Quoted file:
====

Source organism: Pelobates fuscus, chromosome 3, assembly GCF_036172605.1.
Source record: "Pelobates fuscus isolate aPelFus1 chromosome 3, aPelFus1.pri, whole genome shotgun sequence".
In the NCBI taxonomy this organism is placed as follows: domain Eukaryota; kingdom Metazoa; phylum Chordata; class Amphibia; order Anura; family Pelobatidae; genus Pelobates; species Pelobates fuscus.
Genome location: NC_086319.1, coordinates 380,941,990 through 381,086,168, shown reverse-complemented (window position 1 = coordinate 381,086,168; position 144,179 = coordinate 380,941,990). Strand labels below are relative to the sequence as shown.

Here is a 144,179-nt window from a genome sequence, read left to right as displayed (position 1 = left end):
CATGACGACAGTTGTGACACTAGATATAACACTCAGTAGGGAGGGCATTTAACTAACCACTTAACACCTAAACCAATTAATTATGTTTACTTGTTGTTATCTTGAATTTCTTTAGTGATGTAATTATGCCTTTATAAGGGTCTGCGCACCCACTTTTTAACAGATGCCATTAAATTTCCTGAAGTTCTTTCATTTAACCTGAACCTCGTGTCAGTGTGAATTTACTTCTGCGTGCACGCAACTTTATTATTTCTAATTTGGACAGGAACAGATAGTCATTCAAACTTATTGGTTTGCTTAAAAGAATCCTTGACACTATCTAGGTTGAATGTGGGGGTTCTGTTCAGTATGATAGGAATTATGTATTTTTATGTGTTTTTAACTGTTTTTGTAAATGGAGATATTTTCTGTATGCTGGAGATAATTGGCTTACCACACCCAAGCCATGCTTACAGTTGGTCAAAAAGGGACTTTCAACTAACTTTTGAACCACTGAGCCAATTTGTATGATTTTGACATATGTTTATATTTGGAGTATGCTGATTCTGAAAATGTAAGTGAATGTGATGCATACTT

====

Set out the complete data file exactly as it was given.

Source organism: Pelobates fuscus, chromosome 3, assembly GCF_036172605.1.
Source record: "Pelobates fuscus isolate aPelFus1 chromosome 3, aPelFus1.pri, whole genome shotgun sequence".
In the NCBI taxonomy this organism is placed as follows: domain Eukaryota; kingdom Metazoa; phylum Chordata; class Amphibia; order Anura; family Pelobatidae; genus Pelobates; species Pelobates fuscus.
Genome location: NC_086319.1, coordinates 380,941,990 through 381,086,168, shown reverse-complemented (window position 1 = coordinate 381,086,168; position 144,179 = coordinate 380,941,990). Strand labels below are relative to the sequence as shown.

Here is a 144,179-nt window from a genome sequence, read left to right as displayed (position 1 = left end):
CATGACGACAGTTGTGACACTAGATATAACACTCAGTAGGGAGGGCATTTAACTAACCACTTAACACCTAAACCAATTAATTATGTTTACTTGTTGTTATCTTGAATTTCTTTAGTGATGTAATTATGCCTTTATAAGGGTCTGCGCACCCACTTTTTAACAGATGCCATTAAATTTCCTGAAGTTCTTTCATTTAACCTGAACCTCGTGTCAGTGTGAATTTACTTCTGCGTGCACGCAACTTTATTATTTCTAATTTGGACAGGAACAGATAGTCATTCAAACTTATTGGTTTGCTTAAAAGAATCCTTGACACTATCTAGGTTGAATGTGGGGGTTCTGTTCAGTATGATAGGAATTATGTATTTTTATGTGTTTTTAACTGTTTTTGTAAATGGAGATATTTTCTGTATGCTGGAGATAATTGGCTTACCACACCCAAGCCATGCTTACAGTTGGTCAAAAAGGGACTTTCAACTAACTTTTGAACCACTGAGCCAATTTGTATGATTTTGACATATGTTTATATTTGGAGTATGCTGATTCTGAAAATGTAAGTGAATGTGATGCATACTT